Distraction-free writing on Linux

With Vim and GNU Screen

I’ve been playing around with Vim recently, and I’ve found it to be surprisingly good for writing prose, once I had got over the differences from normal word processors and text editors and had a basic .vimrc set up. I mark up my text with markdown and then run it through pandoc to create appropriate output (in the case of this blog I have it output to HTML, which I redirect to xclip and then paste into WordPress’ HTML view).

I’ve also been interested in trying out a distraction-free writing environment; but I’ve grown so used to using Vim that I just can’t go back (I can’t! Ah bloo hoo ho).

Now of course it is entirely possible to just use a fullscreen terminal with Vim running in it; but then the lines would be extremely long, which I would find unpleasant.

A few hours of googling found me nothing useful – there are a lot of attempts at kludgy workarounds involving obscure Vim commands, but I couldn’t get them to work.

Finally, I just asked a question over on stackexchange. From that and from another question on superuser.com, I have learned how to get what I wanted with another program called GNU Screen (if you have a SE account, go ahead and give all those answers an upvote). Screen is mostly intended for sysadmins and so on to run multiple terminals in a single terminal, but it is also perfectly suited to this task.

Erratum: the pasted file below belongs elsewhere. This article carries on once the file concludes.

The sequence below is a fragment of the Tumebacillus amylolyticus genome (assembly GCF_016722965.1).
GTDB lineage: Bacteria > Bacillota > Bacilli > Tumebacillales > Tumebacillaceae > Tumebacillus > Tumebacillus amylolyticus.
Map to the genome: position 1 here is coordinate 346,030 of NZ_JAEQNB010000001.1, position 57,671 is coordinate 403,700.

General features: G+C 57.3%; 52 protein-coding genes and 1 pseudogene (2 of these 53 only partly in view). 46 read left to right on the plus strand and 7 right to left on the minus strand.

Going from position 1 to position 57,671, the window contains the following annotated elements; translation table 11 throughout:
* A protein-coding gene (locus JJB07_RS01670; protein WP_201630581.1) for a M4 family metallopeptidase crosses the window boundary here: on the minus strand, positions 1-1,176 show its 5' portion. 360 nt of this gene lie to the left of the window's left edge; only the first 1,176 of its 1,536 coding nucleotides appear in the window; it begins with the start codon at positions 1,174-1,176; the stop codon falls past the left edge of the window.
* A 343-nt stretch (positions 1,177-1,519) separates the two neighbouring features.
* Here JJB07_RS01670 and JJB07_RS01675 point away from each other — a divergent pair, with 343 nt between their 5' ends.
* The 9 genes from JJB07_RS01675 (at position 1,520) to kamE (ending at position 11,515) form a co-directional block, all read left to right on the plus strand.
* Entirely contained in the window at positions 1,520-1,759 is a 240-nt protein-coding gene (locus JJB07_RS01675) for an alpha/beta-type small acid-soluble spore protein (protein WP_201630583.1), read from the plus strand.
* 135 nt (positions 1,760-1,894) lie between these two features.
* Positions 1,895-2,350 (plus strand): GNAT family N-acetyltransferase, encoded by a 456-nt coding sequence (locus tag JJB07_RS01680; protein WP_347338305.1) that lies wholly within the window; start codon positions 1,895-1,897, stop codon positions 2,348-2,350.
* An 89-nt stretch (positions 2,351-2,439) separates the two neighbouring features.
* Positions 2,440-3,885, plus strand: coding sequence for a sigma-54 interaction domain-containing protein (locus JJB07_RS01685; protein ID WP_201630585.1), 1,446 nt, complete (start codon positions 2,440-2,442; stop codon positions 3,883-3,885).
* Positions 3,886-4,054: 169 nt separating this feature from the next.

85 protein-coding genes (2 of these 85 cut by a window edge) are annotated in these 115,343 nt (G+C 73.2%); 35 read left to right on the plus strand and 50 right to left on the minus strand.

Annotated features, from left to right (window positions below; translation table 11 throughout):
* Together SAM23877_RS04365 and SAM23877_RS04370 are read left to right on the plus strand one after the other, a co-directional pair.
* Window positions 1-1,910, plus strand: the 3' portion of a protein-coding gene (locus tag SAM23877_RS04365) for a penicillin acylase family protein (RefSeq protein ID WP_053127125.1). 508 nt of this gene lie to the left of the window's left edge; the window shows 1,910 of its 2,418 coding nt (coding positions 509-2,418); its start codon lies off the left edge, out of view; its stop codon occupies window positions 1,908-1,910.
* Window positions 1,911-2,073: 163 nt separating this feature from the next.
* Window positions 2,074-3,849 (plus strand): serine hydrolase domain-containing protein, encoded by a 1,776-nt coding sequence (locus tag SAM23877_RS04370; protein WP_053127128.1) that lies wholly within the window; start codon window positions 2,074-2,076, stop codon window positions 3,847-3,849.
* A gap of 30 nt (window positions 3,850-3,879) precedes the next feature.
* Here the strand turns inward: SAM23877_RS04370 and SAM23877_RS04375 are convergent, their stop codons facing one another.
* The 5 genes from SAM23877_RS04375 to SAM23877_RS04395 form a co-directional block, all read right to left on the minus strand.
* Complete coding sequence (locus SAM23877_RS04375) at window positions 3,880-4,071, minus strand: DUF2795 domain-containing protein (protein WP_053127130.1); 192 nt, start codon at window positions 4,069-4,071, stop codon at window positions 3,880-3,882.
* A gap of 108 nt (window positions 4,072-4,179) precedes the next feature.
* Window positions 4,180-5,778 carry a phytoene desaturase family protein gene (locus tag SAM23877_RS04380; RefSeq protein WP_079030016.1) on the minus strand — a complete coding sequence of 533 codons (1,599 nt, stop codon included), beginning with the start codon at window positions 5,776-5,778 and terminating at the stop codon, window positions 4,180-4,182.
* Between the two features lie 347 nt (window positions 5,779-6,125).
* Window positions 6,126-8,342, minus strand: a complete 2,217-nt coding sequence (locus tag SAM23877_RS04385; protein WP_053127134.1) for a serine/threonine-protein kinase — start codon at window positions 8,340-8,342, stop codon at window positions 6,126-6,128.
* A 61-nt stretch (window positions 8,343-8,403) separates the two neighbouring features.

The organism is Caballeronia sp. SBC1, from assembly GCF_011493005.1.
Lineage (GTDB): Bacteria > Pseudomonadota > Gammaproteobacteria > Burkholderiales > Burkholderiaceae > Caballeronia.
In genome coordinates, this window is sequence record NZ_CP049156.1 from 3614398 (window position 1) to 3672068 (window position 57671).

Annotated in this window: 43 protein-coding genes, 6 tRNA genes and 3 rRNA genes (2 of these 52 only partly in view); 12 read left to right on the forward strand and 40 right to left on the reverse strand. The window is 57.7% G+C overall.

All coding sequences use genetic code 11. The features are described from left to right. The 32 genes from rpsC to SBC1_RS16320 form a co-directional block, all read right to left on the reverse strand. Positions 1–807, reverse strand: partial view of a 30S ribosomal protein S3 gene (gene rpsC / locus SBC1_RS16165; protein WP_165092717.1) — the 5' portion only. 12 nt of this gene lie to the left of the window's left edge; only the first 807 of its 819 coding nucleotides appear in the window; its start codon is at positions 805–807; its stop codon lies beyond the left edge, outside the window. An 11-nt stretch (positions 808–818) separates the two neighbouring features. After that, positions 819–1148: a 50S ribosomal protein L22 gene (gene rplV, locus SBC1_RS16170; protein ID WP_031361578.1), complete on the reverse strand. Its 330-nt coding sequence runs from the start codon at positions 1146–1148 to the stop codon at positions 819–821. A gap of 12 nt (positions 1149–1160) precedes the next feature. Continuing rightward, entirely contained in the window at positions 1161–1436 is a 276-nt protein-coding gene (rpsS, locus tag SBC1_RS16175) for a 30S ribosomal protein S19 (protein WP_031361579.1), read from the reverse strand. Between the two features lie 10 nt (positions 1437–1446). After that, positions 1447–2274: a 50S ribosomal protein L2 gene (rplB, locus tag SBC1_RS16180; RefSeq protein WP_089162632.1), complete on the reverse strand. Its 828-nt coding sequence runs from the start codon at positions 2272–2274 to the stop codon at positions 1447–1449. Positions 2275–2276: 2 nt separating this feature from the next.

First, make sure you have Vim and Screen installed. Then, put the following in a file called .screenrc in your $HOME (/home/evilsoup/.screenrc for me). These commands will be run whenever an instance of Screen is started:

focusminsize 75 25
split -v
split -v
split -v
caption string "%{= dd} "
sorendition "="

Most of these lines (up until the final ‘focus’) do the ‘centring’ – you will end up with a ‘page’ in the middle of the terminal with a width of 75 characters (perfect for readability). The last two lines get rid of the white lines that would otherwise be on the bottom and either side of the ‘page’, since they are horribly distracting, by turning them the same colour as your terminal’s background.

I also have the following in my .vimrc:

syntax on
set wrap
set linebreak
set spell spelllang=en_gb
map <f5> :set spell! spelllang=en_gb <enter>

That turn on syntax highlighting, sets Vim to wrap on words, sets the spellchecker on by default (with English-English as the language) and means that F5 toggles spellchecking. For the kind of writing I do, this is enough; you may want more (or even less! Maybe you could have spellcheck and syntax highlighting turned off by default, for an even more minimal environment. You could get rid of Vim’s linecount and so on…).

An advantage of this method is that it can be seamlessly used with any terminal-based text editor. GNU Emacs, Nano, whatever.


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